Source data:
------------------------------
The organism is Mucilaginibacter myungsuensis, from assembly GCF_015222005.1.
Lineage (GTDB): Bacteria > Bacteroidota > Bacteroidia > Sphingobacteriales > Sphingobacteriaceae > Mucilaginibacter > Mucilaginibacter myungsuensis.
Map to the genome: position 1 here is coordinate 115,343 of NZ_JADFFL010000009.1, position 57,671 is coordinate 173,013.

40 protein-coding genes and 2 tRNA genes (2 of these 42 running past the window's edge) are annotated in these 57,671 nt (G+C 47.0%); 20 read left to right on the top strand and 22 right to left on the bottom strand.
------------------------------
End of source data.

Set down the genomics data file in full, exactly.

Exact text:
The organism is Mucilaginibacter myungsuensis, from assembly GCF_015222005.1.
Lineage (GTDB): Bacteria > Bacteroidota > Bacteroidia > Sphingobacteriales > Sphingobacteriaceae > Mucilaginibacter > Mucilaginibacter myungsuensis.
Map to the genome: position 1 here is coordinate 115,343 of NZ_JADFFL010000009.1, position 57,671 is coordinate 173,013.

40 protein-coding genes and 2 tRNA genes (2 of these 42 running past the window's edge) are annotated in these 57,671 nt (G+C 47.0%); 20 read left to right on the top strand and 22 right to left on the bottom strand.